General Motors CEO Mary Barra says her company is changing in the wake of the ignition switch defect fiasco. Can she convince Congress, and the world, that it really is?
Barra will once again appear before a House subcommittee tomorrow to update lawmakers on the recall situation that has plagued her company for the better part of this year.
This time, Barra will return with Anton Valukas, the author of the damning 325 internal investigation that condemned GM's culture and several engineers — but also exonerated senior executives and the company's board.
Barra's full remarks are below, and you can also read them here. In her testimony, Barra doesn't mince words about the situations that led to the ignition switch defect as well as the repeated failures to notice and fix that problem.
Perhaps most importantly, Barra says that GM is moving forward with compensating victims of the defect. The eligibility criteria and compensation levels will be nailed down by the end of the month, and she says they will start processing claims by Aug. 1.
The CEO also outlines numerous changes the organization has made in the wake of the scandal. She says she doesn't plan on letting her employees forget that this happened, either.
Is the company really transforming the way it handles safety, and if so, can Barra convince lawmakers that this is the case? As the Detroit News pointed out today, Barra is likely to encounter intense grilling from politicians tomorrow.
Plus, there are still those old perceptions of GM — many of them completely justified by Valukas' report — that continue to haunt the company trying to move past the bailouts and now this as well.
Like its hometown, GM is burdened by legitimate suspicions it cannot change, cannot slay the demons of its past to become a functioning member of corporate America not wedded to the worst habits of a golden era now long gone. Switchgate, despite all the New GM rhetoric, only reinforces suspicions compounded by the fact that most of Barra's leadership team are products of Old GM.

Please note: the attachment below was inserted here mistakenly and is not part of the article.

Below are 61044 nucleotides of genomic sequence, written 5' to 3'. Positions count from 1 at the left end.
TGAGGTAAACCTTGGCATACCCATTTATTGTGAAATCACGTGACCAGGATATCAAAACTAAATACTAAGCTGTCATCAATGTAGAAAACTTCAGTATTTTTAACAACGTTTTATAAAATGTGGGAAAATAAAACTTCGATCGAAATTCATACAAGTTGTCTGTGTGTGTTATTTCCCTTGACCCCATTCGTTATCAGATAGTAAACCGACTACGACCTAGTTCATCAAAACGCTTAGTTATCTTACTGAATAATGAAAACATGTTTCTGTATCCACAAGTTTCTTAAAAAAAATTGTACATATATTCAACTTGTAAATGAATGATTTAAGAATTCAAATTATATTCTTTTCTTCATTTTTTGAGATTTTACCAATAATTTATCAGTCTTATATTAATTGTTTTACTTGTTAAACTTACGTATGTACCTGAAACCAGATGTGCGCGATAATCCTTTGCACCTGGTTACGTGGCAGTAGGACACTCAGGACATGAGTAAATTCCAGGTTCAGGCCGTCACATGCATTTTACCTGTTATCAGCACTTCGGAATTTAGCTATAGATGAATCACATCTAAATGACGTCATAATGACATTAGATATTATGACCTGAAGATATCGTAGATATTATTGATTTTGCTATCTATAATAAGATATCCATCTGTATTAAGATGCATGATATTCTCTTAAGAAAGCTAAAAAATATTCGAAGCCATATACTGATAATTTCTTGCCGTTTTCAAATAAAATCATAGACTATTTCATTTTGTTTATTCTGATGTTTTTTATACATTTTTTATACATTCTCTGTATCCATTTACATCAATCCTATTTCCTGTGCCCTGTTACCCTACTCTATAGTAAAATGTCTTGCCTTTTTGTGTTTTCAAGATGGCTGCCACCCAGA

On the other hand, it could easily be argued that the public doesn't care. GM has been reporting extremely strong sales numbers as of late, with May sales being twice what analysts predicted. Maybe the only people really concerned with the recall are reporters, lawmakers, and GM itself.
Read Barra's full remarks tomorrow.
Thank you, Mr. Chairman.
I appreciate the chance to appear before you again today on the ignition switch recall issue.
When I was here 11 weeks ago, I told you how we intended to proceed with this matter. I promised that we would conduct a comprehensive and transparent investigation into the causes of the ignition switch problem. I promised we would share the findings of the report with Congress, our regulators, NHTSA, and the Courts. I promised we would hold people accountable and make substantive and rapid changes in our approach to recalls. Finally, I promised we would engage Ken Feinberg to develop a just and timely program for compensating the families who lost loved ones and those who suffered serious physical injury.
We have done each of these things and more. And I welcome the opportunity to discuss them with you further.
The Valukas report, as you now know, is extremely thorough, brutally tough and deeply troubling. It paints a picture of an organization that failed to handle a complex safety issue in a responsible way. I was deeply saddened and disturbed as I read the report. For those of us who have dedicated our lives to this company, it is enormously painful to have our shortcomings laid out so vividly. There is no way to minimize the seriousness of what Mr. Valukas and his investigators uncovered.